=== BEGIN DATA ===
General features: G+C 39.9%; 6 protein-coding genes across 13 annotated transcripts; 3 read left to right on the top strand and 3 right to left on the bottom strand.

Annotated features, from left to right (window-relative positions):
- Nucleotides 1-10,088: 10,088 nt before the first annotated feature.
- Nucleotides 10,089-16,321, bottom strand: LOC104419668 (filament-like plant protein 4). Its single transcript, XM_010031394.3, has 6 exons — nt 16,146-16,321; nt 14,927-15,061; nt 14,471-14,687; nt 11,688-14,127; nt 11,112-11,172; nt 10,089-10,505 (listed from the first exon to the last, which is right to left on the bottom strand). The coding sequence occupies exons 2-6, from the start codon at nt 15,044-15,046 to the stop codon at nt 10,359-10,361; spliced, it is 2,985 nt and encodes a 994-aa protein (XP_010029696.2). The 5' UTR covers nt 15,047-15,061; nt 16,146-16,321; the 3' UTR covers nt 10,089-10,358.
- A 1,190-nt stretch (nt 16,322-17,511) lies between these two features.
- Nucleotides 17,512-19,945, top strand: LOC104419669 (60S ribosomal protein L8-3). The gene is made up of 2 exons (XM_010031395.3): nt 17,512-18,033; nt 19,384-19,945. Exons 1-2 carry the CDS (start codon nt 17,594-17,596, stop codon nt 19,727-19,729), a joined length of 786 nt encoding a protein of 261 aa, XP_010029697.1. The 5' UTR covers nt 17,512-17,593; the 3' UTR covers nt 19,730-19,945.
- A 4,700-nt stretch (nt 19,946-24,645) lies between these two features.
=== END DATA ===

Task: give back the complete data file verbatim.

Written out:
General features: G+C 39.9%; 6 protein-coding genes across 13 annotated transcripts; 3 read left to right on the top strand and 3 right to left on the bottom strand.

Annotated features, from left to right (window-relative positions):
- Nucleotides 1-10,088: 10,088 nt before the first annotated feature.
- Nucleotides 10,089-16,321, bottom strand: LOC104419668 (filament-like plant protein 4). Its single transcript, XM_010031394.3, has 6 exons — nt 16,146-16,321; nt 14,927-15,061; nt 14,471-14,687; nt 11,688-14,127; nt 11,112-11,172; nt 10,089-10,505 (listed from the first exon to the last, which is right to left on the bottom strand). The coding sequence occupies exons 2-6, from the start codon at nt 15,044-15,046 to the stop codon at nt 10,359-10,361; spliced, it is 2,985 nt and encodes a 994-aa protein (XP_010029696.2). The 5' UTR covers nt 15,047-15,061; nt 16,146-16,321; the 3' UTR covers nt 10,089-10,358.
- A 1,190-nt stretch (nt 16,322-17,511) lies between these two features.
- Nucleotides 17,512-19,945, top strand: LOC104419669 (60S ribosomal protein L8-3). The gene is made up of 2 exons (XM_010031395.3): nt 17,512-18,033; nt 19,384-19,945. Exons 1-2 carry the CDS (start codon nt 17,594-17,596, stop codon nt 19,727-19,729), a joined length of 786 nt encoding a protein of 261 aa, XP_010029697.1. The 5' UTR covers nt 17,512-17,593; the 3' UTR covers nt 19,730-19,945.
- A 4,700-nt stretch (nt 19,946-24,645) lies between these two features.